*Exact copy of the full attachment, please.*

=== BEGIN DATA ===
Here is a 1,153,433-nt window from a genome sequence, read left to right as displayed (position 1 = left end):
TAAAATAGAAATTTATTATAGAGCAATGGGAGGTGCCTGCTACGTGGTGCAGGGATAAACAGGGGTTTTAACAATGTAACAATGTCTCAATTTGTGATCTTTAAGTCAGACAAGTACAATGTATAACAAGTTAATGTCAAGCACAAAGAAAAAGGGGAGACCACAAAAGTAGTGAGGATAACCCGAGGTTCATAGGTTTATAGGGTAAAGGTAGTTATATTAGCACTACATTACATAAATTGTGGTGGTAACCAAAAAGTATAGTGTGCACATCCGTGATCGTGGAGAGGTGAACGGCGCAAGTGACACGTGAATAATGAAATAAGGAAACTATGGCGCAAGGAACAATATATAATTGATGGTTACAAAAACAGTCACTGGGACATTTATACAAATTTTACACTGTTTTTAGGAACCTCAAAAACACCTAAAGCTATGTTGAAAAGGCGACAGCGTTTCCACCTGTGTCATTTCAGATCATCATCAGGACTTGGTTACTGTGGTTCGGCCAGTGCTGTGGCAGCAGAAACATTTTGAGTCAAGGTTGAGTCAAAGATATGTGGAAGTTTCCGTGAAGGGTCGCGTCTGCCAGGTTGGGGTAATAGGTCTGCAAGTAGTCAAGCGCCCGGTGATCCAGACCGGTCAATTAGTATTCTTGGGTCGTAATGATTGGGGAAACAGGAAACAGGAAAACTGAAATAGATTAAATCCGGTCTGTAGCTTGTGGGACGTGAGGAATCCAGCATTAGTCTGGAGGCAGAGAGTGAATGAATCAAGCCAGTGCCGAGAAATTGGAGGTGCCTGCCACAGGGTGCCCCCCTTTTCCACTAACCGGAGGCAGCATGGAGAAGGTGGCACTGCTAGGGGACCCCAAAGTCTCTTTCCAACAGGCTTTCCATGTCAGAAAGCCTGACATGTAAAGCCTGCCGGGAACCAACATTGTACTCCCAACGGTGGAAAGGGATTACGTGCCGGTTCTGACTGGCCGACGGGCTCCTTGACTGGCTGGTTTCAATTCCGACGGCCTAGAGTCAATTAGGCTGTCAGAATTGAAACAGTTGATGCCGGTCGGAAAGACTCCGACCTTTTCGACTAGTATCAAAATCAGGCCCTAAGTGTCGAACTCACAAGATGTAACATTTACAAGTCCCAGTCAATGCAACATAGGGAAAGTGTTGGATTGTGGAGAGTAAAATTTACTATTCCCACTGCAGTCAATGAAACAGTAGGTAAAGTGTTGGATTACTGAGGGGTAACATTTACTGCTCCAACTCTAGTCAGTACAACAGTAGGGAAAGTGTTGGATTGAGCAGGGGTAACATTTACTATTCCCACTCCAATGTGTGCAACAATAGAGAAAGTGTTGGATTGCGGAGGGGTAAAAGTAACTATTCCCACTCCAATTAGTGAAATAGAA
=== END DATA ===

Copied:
Here is a 1,153,433-nt window from a genome sequence, read left to right as displayed (position 1 = left end):
TAAAATAGAAATTTATTATAGAGCAATGGGAGGTGCCTGCTACGTGGTGCAGGGATAAACAGGGGTTTTAACAATGTAACAATGTCTCAATTTGTGATCTTTAAGTCAGACAAGTACAATGTATAACAAGTTAATGTCAAGCACAAAGAAAAAGGGGAGACCACAAAAGTAGTGAGGATAACCCGAGGTTCATAGGTTTATAGGGTAAAGGTAGTTATATTAGCACTACATTACATAAATTGTGGTGGTAACCAAAAAGTATAGTGTGCACATCCGTGATCGTGGAGAGGTGAACGGCGCAAGTGACACGTGAATAATGAAATAAGGAAACTATGGCGCAAGGAACAATATATAATTGATGGTTACAAAAACAGTCACTGGGACATTTATACAAATTTTACACTGTTTTTAGGAACCTCAAAAACACCTAAAGCTATGTTGAAAAGGCGACAGCGTTTCCACCTGTGTCATTTCAGATCATCATCAGGACTTGGTTACTGTGGTTCGGCCAGTGCTGTGGCAGCAGAAACATTTTGAGTCAAGGTTGAGTCAAAGATATGTGGAAGTTTCCGTGAAGGGTCGCGTCTGCCAGGTTGGGGTAATAGGTCTGCAAGTAGTCAAGCGCCCGGTGATCCAGACCGGTCAATTAGTATTCTTGGGTCGTAATGATTGGGGAAACAGGAAACAGGAAAACTGAAATAGATTAAATCCGGTCTGTAGCTTGTGGGACGTGAGGAATCCAGCATTAGTCTGGAGGCAGAGAGTGAATGAATCAAGCCAGTGCCGAGAAATTGGAGGTGCCTGCCACAGGGTGCCCCCCTTTTCCACTAACCGGAGGCAGCATGGAGAAGGTGGCACTGCTAGGGGACCCCAAAGTCTCTTTCCAACAGGCTTTCCATGTCAGAAAGCCTGACATGTAAAGCCTGCCGGGAACCAACATTGTACTCCCAACGGTGGAAAGGGATTACGTGCCGGTTCTGACTGGCCGACGGGCTCCTTGACTGGCTGGTTTCAATTCCGACGGCCTAGAGTCAATTAGGCTGTCAGAATTGAAACAGTTGATGCCGGTCGGAAAGACTCCGACCTTTTCGACTAGTATCAAAATCAGGCCCTAAGTGTCGAACTCACAAGATGTAACATTTACAAGTCCCAGTCAATGCAACATAGGGAAAGTGTTGGATTGTGGAGAGTAAAATTTACTATTCCCACTGCAGTCAATGAAACAGTAGGTAAAGTGTTGGATTACTGAGGGGTAACATTTACTGCTCCAACTCTAGTCAGTACAACAGTAGGGAAAGTGTTGGATTGAGCAGGGGTAACATTTACTATTCCCACTCCAATGTGTGCAACAATAGAGAAAGTGTTGGATTGCGGAGGGGTAAAAGTAACTATTCCCACTCCAATTAGTGAAATAGAA